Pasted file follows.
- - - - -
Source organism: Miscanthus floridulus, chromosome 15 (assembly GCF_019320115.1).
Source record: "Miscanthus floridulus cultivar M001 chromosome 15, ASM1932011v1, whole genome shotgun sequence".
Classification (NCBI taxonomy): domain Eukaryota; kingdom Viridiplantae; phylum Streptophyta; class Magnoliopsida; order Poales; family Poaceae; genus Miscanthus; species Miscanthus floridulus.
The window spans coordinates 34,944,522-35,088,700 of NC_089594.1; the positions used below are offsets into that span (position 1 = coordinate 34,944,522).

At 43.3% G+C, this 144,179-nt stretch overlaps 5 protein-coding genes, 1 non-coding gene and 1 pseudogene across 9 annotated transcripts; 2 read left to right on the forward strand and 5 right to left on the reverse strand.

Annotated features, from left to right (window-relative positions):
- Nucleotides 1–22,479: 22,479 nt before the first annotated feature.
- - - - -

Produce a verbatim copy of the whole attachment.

Source organism: Miscanthus floridulus, chromosome 15 (assembly GCF_019320115.1).
Source record: "Miscanthus floridulus cultivar M001 chromosome 15, ASM1932011v1, whole genome shotgun sequence".
Classification (NCBI taxonomy): domain Eukaryota; kingdom Viridiplantae; phylum Streptophyta; class Magnoliopsida; order Poales; family Poaceae; genus Miscanthus; species Miscanthus floridulus.
The window spans coordinates 34,944,522-35,088,700 of NC_089594.1; the positions used below are offsets into that span (position 1 = coordinate 34,944,522).

At 43.3% G+C, this 144,179-nt stretch overlaps 5 protein-coding genes, 1 non-coding gene and 1 pseudogene across 9 annotated transcripts; 2 read left to right on the forward strand and 5 right to left on the reverse strand.

Annotated features, from left to right (window-relative positions):
- Nucleotides 1–22,479: 22,479 nt before the first annotated feature.